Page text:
Premier David Ibe on Monday announced a plan to amend the Strata Estate Act, to reduce restrictions on rent in Strata, in a move aimed at opening up rental opportunities as the province continues to grapple with a housing crisis.
The changes will end all bylaws restricting rents and restricting age regulations. Some buildings currently only allow people 19 and over to live there – something Ebe says creates challenges for people starting families.
Ibe estimated that 2,900 units in British Columbia are empty, and he said opening only half of them to renters would help.
The province estimates that 1.5 million British Columbians live in stratified housing, which includes condos, flats, townhouses and single-family detached homes, in some cases.
Homeowners in strata residences typically elect volunteer councils responsible for collecting strata fees, obtaining insurance, paying bills, and enforcing the strata’s bylaws, among other things.
While some people applaud the plan, saying any move toward housing is a positive step, lower-society homeowners worry that ending restrictions will appeal to rental investors, who will bid against families trying to become homeowners.
“Prices are going to go up,” said Wendy Wall, president of the Strata Owners Association of Vancouver Island.
“All it’s going to do is keep these people trying to get out of the rental market in the rental market.”
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Wall said she’s received a “flood” of emails from volunteer landlords and volunteer council members who have raised concerns that if investors buy strata properties, they’ll rent and won’t be essentially participating in the rent.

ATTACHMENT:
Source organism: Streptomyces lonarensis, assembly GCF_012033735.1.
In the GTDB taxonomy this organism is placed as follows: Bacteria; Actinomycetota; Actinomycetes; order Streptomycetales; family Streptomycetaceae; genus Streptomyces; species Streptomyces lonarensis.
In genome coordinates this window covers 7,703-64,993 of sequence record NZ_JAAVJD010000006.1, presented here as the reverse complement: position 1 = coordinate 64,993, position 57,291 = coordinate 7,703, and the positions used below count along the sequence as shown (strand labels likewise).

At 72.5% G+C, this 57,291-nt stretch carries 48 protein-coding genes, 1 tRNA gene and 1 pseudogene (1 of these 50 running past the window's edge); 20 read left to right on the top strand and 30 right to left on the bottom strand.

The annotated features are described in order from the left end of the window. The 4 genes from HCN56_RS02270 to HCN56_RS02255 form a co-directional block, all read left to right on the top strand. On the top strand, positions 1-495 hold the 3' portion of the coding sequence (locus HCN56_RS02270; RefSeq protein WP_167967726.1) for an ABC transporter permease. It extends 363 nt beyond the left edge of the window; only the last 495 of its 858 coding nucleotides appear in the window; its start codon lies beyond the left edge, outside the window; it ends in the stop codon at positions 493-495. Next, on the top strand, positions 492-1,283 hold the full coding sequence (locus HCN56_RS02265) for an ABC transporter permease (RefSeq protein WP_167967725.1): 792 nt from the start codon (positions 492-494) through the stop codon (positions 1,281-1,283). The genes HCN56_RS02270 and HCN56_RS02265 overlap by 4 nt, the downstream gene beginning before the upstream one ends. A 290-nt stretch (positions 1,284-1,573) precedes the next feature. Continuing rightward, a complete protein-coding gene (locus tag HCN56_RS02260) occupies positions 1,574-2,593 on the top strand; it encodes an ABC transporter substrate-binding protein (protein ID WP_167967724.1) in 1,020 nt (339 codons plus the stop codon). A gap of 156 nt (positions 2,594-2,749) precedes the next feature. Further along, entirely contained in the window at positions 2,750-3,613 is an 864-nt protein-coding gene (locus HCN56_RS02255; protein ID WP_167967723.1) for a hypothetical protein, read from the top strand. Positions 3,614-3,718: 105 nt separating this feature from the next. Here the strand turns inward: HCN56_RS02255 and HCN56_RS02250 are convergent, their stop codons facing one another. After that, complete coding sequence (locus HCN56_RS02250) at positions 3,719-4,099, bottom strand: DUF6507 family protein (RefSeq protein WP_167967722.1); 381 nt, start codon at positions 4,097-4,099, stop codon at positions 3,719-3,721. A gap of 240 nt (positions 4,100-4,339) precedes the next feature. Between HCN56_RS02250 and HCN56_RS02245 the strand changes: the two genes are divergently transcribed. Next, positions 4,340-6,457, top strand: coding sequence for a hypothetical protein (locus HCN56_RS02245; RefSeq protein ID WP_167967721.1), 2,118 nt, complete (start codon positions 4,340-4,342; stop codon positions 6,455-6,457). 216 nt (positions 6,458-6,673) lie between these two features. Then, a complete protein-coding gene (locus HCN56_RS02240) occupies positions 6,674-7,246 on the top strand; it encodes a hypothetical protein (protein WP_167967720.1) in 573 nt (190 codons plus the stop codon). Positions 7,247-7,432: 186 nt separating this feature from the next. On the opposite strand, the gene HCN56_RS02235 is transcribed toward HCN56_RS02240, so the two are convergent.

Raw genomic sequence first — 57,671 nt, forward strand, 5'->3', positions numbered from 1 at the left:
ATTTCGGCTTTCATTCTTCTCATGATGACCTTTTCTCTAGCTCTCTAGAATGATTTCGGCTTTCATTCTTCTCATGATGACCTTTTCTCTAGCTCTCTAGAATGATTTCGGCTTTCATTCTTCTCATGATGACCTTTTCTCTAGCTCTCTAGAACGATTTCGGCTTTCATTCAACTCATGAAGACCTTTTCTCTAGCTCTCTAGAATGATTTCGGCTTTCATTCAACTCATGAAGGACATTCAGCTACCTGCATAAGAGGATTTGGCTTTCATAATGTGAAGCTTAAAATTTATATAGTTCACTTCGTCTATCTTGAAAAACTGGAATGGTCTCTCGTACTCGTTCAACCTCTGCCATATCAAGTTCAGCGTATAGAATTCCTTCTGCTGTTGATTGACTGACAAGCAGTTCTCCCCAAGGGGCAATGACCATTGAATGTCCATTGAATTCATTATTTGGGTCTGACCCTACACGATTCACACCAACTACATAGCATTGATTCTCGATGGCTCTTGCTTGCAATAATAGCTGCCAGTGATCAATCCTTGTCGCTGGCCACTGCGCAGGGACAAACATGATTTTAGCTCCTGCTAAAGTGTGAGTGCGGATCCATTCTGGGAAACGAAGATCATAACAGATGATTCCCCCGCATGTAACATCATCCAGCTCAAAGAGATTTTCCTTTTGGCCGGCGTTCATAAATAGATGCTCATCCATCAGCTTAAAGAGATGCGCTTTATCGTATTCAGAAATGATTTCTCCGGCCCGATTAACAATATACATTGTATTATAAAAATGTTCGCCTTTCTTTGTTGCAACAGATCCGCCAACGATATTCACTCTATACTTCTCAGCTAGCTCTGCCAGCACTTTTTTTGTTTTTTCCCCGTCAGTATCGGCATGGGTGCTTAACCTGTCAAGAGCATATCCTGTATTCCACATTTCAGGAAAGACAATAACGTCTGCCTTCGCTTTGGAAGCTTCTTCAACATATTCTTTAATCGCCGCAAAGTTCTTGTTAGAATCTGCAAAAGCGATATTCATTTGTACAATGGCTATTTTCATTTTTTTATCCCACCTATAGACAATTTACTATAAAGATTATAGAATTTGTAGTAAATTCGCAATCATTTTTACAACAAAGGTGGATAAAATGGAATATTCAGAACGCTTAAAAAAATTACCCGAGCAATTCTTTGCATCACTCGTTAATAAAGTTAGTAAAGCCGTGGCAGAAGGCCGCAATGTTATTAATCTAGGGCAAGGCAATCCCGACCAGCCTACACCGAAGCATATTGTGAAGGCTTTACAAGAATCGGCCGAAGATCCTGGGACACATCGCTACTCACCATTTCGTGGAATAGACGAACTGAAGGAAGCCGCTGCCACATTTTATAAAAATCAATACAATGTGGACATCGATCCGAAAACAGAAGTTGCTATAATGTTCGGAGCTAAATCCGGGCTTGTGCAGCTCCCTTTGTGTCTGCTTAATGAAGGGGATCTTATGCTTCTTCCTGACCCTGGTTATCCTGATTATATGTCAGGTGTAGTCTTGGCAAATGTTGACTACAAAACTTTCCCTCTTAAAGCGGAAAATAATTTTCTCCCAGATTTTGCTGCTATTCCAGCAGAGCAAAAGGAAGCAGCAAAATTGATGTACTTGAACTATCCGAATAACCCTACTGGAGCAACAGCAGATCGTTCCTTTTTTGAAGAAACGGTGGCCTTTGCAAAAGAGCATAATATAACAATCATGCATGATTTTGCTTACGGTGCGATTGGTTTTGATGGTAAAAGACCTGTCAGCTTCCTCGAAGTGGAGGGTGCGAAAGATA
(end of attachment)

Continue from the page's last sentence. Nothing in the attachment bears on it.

“When the landlord is not physically there, the tenants turn to other landlords, and that generally means the council. All these day-to-day things end up coming to the council,” she said. on the island Host Gregor Craigie.
“Council members become de facto property owners and all this additional work falls on the council members.”
The consequences we face now [with] Ibi said in response that the ban on rents is that people who want to rent a vacant apartment cannot.
“And the person who wants to rent that out, who is desperate for a place to rent, can’t afford to rent it out, or someone who has several bedrooms in an apartment who wants to rent out one of them is not allowed to do that.”
Tony Giovinto, executive director of the British Columbia Homeowners Association (CHOA), echoed Wall’s concerns that the move could encourage speculation, adding that the majority of BC’s 300,000 tiers are in buildings with fewer than 50 units.
“It will simply mean that when a unit goes up for sale, it will not be bought by another occupant who will live there, but by speculators, and we will end up getting more competition.
“This is not 3,000 affordable units. Maintaining, managing and purchasing Strata properties is expensive and will not be the same as cheap and affordable units.”
Giovinto said data collected by the CHOA showed that buildings that have internal rental regulations have an occupancy rate of 99 percent, while buildings built since 2010 that allow rentals have occupancy rates of 75 to 80 percent.
Ibi said the amendments will not affect the ability of classes to ban short-term rentals, such as renting out rooms or homes on sites like AirBnB.
If approved, the amendment will take effect immediately.
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